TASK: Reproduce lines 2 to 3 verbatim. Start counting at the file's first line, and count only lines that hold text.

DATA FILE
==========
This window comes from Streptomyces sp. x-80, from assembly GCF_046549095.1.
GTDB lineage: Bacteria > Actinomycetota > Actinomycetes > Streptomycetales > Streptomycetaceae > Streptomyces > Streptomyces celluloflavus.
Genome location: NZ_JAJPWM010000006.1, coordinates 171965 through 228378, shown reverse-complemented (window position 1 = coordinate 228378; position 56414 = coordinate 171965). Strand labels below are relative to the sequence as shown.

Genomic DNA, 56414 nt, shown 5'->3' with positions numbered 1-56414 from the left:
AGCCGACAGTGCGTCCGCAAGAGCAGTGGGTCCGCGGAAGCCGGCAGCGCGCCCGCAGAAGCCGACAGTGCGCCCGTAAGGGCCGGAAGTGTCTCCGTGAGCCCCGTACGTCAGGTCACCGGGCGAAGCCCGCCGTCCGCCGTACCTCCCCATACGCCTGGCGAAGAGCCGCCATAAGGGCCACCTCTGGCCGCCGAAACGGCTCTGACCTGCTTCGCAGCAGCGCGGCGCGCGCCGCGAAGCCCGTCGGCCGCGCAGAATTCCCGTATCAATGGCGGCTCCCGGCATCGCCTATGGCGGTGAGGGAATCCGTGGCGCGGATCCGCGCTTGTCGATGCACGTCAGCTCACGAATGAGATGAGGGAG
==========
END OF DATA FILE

GTDB lineage: Bacteria > Actinomycetota > Actinomycetes > Streptomycetales > Streptomycetaceae > Streptomyces > Streptomyces celluloflavus.
Genome location: NZ_JAJPWM010000006.1, coordinates 171965 through 228378, shown reverse-complemented (window position 1 = coordinate 228378; position 56414 = coordinate 171965). Strand labels below are relative to the sequence as shown.